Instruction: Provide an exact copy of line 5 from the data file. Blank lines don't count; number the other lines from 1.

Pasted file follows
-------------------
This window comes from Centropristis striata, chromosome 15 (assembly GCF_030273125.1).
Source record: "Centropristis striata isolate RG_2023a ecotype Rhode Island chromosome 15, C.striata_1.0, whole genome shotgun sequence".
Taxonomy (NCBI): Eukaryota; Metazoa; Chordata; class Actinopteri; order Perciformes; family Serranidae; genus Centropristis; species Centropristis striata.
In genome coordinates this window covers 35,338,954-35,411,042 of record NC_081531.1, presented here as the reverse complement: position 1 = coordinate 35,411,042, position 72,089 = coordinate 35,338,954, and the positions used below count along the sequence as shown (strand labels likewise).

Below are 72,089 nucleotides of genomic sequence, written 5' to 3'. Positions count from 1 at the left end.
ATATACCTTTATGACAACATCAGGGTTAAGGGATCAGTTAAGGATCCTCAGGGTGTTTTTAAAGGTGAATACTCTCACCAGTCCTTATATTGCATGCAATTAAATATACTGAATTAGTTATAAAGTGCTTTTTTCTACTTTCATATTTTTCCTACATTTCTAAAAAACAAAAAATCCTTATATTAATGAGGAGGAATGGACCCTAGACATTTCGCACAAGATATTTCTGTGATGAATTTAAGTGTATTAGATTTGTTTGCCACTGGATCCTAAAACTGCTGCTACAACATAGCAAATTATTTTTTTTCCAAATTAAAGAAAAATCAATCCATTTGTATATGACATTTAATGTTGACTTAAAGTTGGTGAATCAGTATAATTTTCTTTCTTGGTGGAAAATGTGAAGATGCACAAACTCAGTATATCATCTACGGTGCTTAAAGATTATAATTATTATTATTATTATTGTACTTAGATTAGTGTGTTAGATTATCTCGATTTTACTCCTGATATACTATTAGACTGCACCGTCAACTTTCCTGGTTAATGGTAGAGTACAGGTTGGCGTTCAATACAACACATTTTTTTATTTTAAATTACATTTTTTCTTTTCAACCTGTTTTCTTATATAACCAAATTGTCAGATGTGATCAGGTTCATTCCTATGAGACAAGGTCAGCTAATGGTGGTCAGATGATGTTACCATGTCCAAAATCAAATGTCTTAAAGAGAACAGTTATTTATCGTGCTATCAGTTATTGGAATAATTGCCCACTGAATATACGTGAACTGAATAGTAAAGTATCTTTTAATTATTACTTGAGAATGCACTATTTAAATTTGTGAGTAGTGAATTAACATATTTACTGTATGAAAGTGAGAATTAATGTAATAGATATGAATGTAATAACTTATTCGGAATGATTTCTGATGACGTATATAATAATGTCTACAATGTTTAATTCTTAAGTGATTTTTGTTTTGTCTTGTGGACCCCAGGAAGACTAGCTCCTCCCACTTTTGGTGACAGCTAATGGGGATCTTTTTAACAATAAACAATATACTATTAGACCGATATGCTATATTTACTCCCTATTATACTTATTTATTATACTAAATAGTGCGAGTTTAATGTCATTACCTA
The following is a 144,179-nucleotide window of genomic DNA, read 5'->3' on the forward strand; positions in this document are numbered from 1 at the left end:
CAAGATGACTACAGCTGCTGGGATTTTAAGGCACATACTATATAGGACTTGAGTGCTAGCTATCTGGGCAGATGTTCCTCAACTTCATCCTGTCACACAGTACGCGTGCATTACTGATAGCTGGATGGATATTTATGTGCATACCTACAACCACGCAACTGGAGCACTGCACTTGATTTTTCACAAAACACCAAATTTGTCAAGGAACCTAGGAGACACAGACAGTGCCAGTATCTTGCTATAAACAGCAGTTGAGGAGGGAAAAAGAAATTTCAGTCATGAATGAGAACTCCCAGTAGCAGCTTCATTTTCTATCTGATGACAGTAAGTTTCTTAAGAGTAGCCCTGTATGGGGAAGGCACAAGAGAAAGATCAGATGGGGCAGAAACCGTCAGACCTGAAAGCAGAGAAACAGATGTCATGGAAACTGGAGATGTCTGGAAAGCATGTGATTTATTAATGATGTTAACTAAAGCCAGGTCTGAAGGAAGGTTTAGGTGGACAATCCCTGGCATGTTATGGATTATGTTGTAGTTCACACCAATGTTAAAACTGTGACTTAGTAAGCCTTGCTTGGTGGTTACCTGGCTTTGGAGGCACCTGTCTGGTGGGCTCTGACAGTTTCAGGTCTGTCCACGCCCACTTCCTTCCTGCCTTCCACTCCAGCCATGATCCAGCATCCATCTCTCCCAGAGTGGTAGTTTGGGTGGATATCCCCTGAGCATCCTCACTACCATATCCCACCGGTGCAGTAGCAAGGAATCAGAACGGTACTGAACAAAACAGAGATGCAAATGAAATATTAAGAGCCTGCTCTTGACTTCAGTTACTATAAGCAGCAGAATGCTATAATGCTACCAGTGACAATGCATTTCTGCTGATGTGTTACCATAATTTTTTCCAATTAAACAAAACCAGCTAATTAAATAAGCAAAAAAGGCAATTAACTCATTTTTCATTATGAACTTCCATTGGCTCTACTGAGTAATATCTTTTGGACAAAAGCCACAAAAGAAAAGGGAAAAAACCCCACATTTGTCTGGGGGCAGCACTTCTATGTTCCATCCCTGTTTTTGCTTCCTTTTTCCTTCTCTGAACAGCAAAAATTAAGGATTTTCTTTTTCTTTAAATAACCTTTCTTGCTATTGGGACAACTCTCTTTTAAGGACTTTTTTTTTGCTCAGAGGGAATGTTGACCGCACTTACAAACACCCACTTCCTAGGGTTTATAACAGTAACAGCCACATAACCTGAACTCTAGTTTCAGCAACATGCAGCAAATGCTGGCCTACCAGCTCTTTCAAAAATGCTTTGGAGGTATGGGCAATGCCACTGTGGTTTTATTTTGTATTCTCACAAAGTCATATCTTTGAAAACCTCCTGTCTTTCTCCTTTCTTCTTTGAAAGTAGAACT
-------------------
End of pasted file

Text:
Below are 72,089 nucleotides of genomic sequence, written 5' to 3'. Positions count from 1 at the left end.